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Economic Indicators

Because the economy is the key driver of investment activity, it is imperative that, as an investor or trader, you keep a close eye on economic indicators, which are simply vehicles by which the condition or vibrancy of an economy is measured. For a trader, a single economic report can turn a good trade instantly bad or save a potentially failing trade. For an investor, waning economic indicators may presage a significant downturn in the markets; conversely, improving economic indicators in a bottoming market can signal an important buying opportunity.

Economic indicators are absolutely essential in order to monitor the state of a modern economy, to plan and formulate economic policy, and to make financial and investment decisions ranging in scope from international right down to the personal level. Without knowing the existing condition of an economy, that economy would function only in a state of uncertainty, subject to widespread instability and frequent financial panics. Interest rates would remain stubbornly high, if lending took place at all, because lenders could not know whether economic conditions might change suddenly for the worse, leaving borrowers unable to repay loans. Currency could not be properly valued, leaving the barter system as the only viable alternative for exchanging goods and services. While basic agrarian economies can function in this manner because they are non-specialized and self-sustaining (A farmer is, by nature and by necessity, self-reliant.), advanced manufacturing societies cannot because the cost of resources (raw materials) and the cost of the finished product must correspond to one another in a consistent relationship over time in order for business transactions to be routinely and equitably consummated.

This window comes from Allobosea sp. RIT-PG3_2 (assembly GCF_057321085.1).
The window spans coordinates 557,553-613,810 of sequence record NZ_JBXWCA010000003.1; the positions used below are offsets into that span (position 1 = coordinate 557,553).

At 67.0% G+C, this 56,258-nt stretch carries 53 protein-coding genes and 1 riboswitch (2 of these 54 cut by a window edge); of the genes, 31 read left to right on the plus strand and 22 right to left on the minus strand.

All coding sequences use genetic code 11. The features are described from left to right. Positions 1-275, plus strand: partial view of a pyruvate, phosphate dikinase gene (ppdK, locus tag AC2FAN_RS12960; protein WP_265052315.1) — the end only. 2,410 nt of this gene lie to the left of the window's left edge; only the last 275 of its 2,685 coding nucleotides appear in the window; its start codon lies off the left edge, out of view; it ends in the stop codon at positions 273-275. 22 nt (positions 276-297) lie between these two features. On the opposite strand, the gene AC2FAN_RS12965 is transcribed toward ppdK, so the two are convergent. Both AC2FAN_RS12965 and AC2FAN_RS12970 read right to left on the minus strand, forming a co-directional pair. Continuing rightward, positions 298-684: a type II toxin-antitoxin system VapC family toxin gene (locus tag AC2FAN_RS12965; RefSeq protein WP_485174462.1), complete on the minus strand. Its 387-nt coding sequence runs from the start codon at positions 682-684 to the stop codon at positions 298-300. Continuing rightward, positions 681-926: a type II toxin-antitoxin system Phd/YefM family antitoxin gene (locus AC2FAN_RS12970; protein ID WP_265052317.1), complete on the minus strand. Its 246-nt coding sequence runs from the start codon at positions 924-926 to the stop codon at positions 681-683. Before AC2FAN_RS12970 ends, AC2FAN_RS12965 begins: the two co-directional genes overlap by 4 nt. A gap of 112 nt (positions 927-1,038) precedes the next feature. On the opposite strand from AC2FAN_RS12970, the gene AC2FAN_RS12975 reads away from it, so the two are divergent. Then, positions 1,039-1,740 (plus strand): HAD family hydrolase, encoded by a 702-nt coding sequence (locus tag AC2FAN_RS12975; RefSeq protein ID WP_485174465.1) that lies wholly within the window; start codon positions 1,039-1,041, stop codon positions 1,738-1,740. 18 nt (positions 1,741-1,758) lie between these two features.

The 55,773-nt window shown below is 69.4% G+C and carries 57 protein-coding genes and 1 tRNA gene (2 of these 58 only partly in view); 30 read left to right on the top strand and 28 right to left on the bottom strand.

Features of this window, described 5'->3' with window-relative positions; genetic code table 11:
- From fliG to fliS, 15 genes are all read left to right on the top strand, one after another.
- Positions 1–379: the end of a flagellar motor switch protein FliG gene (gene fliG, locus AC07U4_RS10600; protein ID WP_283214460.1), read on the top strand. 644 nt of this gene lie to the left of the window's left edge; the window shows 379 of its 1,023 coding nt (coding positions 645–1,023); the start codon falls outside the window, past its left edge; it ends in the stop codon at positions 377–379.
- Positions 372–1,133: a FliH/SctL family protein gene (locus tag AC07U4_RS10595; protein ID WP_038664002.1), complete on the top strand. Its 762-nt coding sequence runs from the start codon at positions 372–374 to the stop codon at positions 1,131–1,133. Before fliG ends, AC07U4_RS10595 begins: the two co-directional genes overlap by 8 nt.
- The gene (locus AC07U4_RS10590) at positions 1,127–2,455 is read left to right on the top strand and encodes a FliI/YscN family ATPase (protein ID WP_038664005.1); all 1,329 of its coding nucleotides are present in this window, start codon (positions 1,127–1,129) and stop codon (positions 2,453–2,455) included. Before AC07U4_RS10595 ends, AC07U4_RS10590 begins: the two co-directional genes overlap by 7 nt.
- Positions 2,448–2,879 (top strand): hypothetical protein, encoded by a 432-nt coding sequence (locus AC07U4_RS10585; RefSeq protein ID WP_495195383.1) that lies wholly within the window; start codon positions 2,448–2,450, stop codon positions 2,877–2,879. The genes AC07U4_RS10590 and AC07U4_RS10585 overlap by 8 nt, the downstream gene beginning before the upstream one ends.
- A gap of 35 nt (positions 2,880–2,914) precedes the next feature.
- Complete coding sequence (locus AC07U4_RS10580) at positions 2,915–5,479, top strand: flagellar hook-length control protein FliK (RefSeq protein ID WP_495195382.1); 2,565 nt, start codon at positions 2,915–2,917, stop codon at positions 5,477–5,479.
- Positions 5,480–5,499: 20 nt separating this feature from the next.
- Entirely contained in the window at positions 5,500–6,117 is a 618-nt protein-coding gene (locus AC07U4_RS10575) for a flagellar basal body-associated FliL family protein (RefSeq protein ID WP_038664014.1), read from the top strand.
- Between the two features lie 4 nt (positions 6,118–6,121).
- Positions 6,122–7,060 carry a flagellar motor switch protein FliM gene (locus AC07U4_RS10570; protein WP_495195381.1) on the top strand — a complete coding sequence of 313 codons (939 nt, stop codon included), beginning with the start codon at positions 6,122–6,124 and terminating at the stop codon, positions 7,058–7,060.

Economic indicators are compiled by a wide variety of agencies, both governmental and civilian, to illuminate virtually every aspect of an economy. While many economic indicators are publicly available, some are compiled by financial institutions either for in-house use or for proprietary use by clients. Still others may be derived and maintained by educational institutions such as universities or think-tanks as research projects; these may be made public (in part, to enhance the reputation of the institution as caretaker of the indicator) or may be reserved for use by other researchers. Economic reports may comprise hard data (statistics), soft data (consensus and estimate), opinion polls, or a combination of these data types.